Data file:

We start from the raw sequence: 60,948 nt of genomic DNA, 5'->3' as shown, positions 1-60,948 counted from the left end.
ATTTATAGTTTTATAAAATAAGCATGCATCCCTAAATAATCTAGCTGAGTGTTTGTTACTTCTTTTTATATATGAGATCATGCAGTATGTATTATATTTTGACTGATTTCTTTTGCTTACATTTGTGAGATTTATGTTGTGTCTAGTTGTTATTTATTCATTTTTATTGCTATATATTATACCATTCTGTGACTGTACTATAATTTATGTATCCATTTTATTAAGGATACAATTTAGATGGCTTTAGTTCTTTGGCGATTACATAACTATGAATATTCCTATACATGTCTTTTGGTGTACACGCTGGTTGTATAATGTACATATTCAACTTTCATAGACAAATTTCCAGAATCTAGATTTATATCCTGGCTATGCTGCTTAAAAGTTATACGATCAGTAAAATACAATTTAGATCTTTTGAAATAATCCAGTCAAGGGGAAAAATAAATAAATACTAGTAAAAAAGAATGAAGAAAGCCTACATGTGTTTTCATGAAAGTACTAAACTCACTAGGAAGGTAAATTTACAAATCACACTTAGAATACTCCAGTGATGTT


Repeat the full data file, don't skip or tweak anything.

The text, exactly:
We start from the raw sequence: 60,948 nt of genomic DNA, 5'->3' as shown, positions 1-60,948 counted from the left end.
ATTTATAGTTTTATAAAATAAGCATGCATCCCTAAATAATCTAGCTGAGTGTTTGTTACTTCTTTTTATATATGAGATCATGCAGTATGTATTATATTTTGACTGATTTCTTTTGCTTACATTTGTGAGATTTATGTTGTGTCTAGTTGTTATTTATTCATTTTTATTGCTATATATTATACCATTCTGTGACTGTACTATAATTTATGTATCCATTTTATTAAGGATACAATTTAGATGGCTTTAGTTCTTTGGCGATTACATAACTATGAATATTCCTATACATGTCTTTTGGTGTACACGCTGGTTGTATAATGTACATATTCAACTTTCATAGACAAATTTCCAGAATCTAGATTTATATCCTGGCTATGCTGCTTAAAAGTTATACGATCAGTAAAATACAATTTAGATCTTTTGAAATAATCCAGTCAAGGGGAAAAATAAATAAATACTAGTAAAAAAGAATGAAGAAAGCCTACATGTGTTTTCATGAAAGTACTAAACTCACTAGGAAGGTAAATTTACAAATCACACTTAGAATACTCCAGTGATGTT